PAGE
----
Standing Up for Yourself: It’s Called Assertiveness


Are you tired of feeling like you always have to comply with what other people want, even when it doesn’t align with your needs or desires? Learning how to be assertive can be a game-changer when asserting your preferences and creating healthier relationships. 

Assertive communication may not be simple to adopt. People-pleasers, for instance, find it hard to say “no” to other people and tend to disregard their needs as long as the other party’s needs are fulfilled. 

Some situations make it harder to express your true opinions. You can train yourself to be more assertive. Commonly, assertive training focuses on improving people’s first-person communication and non-verbal behaviors and expressing their emotions, thoughts, and preferences decently.

This article will help you learn the basics of assertive communication. Let’s start by discussing the concept of assertiveness, looking at some examples, and understanding how it benefits an individual.

What is assertiveness?

Assertiveness is a communication style that involves appropriately expressing one’s thoughts, feelings, and boundaries while respecting the rights of others and considering the potential consequences of such expression. This communication style encompasses both positive and negative expressions and is geared toward achieving personal and/or instrumental goals.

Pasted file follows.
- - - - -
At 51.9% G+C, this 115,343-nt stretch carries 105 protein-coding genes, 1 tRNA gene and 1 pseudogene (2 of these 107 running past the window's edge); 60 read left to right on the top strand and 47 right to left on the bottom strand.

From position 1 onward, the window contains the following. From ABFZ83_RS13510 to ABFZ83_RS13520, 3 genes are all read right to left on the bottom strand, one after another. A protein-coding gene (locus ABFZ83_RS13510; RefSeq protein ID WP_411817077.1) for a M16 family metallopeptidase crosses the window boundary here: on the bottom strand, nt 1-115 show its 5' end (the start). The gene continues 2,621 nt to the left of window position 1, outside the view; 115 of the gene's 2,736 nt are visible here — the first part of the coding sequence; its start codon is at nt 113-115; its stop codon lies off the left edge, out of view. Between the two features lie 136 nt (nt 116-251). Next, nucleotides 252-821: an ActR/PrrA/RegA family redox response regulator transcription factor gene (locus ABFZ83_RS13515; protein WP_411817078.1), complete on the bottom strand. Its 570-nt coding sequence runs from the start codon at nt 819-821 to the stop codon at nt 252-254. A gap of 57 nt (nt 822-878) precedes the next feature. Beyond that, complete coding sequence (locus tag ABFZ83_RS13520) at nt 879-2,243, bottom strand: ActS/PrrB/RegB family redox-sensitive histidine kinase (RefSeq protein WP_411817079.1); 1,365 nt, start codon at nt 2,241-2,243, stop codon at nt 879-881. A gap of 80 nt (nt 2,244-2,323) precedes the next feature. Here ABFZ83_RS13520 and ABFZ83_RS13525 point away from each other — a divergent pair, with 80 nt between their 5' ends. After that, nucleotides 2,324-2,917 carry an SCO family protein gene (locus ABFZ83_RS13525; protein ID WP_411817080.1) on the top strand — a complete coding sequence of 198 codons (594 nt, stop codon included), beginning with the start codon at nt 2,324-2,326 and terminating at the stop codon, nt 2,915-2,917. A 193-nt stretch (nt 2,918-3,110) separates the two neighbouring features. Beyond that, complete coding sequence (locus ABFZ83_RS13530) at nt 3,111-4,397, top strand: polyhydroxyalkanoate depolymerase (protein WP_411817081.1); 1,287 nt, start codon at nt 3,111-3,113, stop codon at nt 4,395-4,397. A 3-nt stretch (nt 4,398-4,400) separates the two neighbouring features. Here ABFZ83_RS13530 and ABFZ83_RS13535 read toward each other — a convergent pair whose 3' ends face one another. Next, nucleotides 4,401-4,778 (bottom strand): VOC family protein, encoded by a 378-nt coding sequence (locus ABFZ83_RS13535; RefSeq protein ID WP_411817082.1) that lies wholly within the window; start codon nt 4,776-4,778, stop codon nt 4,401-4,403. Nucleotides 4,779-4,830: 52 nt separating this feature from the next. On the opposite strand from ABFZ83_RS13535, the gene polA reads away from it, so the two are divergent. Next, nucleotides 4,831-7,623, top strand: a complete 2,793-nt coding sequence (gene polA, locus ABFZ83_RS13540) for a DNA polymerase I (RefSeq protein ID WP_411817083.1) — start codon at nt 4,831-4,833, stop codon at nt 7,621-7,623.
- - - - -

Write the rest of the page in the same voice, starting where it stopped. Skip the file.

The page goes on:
Some comparisons must be highlighted inside the minds of assertive and non-assertive people. Assertive people believe that the social world is based on mutual empathy and upholding common goal achievements. Hence, they believe that even though people can differ because of certain traits, everyone deserves the same respectful treatment (Vagos & Pereira, 2010)

Meanwhile, non-assertive people are quite the opposite. They perceive that the social world is cold. They also believe that the only way to maintain a relationship is by allowing domination and control over oneself or others.

Also, non-assertive people can be categorized as passive or aggressive. Passive communication involves accepting events or the actions of others without resistance, often at the expense of expressing one’s thoughts, feelings, and needs (Maloney & Moore, 2020).

 On the other hand, aggressive communication is characterized by personal attacks, blaming, or criticizing, which can be intimidating and threatening. Emotional outbursts often accompany this style of communication. The difference with assertive communication style is that aggressive people are more careless when it comes to considering the rights and needs of others.

How to be more assertive

This section will explore concrete examples of assertive behavior that can help you communicate more effectively and confidently.

Here are the six ways to saying “No” assertively, according to Dr. Trevor J. Powell:

The Direct ‘No’

If someone asks you to do something you’re uncomfortable with, simply say no without apologizing. For instance, if your boss asks you to work overtime and you have other commitments, you can say, “No, I won’t be able to work overtime today.”